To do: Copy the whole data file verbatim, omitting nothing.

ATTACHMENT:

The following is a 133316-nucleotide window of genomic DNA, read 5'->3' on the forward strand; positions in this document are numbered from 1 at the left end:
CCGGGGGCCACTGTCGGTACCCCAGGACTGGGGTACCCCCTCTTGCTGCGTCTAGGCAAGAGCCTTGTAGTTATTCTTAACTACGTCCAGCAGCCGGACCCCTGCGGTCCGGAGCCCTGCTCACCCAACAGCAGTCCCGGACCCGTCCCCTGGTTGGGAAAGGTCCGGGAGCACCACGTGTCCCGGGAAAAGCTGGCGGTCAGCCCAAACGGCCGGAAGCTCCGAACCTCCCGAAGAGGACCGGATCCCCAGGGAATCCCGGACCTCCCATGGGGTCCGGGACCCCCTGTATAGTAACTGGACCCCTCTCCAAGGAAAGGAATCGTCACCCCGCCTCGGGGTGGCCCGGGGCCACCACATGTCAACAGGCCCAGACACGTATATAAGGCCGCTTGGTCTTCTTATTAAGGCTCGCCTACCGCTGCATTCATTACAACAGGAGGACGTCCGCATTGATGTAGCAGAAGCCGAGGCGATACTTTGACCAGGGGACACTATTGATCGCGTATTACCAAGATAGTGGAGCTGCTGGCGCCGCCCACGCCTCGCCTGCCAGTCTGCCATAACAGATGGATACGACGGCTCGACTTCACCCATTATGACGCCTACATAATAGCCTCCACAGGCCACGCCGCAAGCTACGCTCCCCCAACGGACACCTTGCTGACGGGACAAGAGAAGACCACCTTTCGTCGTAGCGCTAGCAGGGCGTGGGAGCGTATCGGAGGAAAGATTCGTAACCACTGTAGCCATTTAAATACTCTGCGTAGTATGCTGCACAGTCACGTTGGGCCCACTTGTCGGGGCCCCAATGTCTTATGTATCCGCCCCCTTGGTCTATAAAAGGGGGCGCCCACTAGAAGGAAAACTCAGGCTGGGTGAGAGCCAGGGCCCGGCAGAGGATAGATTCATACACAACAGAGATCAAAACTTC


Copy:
The following is a 133316-nucleotide window of genomic DNA, read 5'->3' on the forward strand; positions in this document are numbered from 1 at the left end:
CCGGGGGCCACTGTCGGTACCCCAGGACTGGGGTACCCCCTCTTGCTGCGTCTAGGCAAGAGCCTTGTAGTTATTCTTAACTACGTCCAGCAGCCGGACCCCTGCGGTCCGGAGCCCTGCTCACCCAACAGCAGTCCCGGACCCGTCCCCTGGTTGGGAAAGGTCCGGGAGCACCACGTGTCCCGGGAAAAGCTGGCGGTCAGCCCAAACGGCCGGAAGCTCCGAACCTCCCGAAGAGGACCGGATCCCCAGGGAATCCCGGACCTCCCATGGGGTCCGGGACCCCCTGTATAGTAACTGGACCCCTCTCCAAGGAAAGGAATCGTCACCCCGCCTCGGGGTGGCCCGGGGCCACCACATGTCAACAGGCCCAGACACGTATATAAGGCCGCTTGGTCTTCTTATTAAGGCTCGCCTACCGCTGCATTCATTACAACAGGAGGACGTCCGCATTGATGTAGCAGAAGCCGAGGCGATACTTTGACCAGGGGACACTATTGATCGCGTATTACCAAGATAGTGGAGCTGCTGGCGCCGCCCACGCCTCGCCTGCCAGTCTGCCATAACAGATGGATACGACGGCTCGACTTCACCCATTATGACGCCTACATAATAGCCTCCACAGGCCACGCCGCAAGCTACGCTCCCCCAACGGACACCTTGCTGACGGGACAAGAGAAGACCACCTTTCGTCGTAGCGCTAGCAGGGCGTGGGAGCGTATCGGAGGAAAGATTCGTAACCACTGTAGCCATTTAAATACTCTGCGTAGTATGCTGCACAGTCACGTTGGGCCCACTTGTCGGGGCCCCAATGTCTTATGTATCCGCCCCCTTGGTCTATAAAAGGGGGCGCCCACTAGAAGGAAAACTCAGGCTGGGTGAGAGCCAGGGCCCGGCAGAGGATAGATTCATACACAACAGAGATCAAAACTTC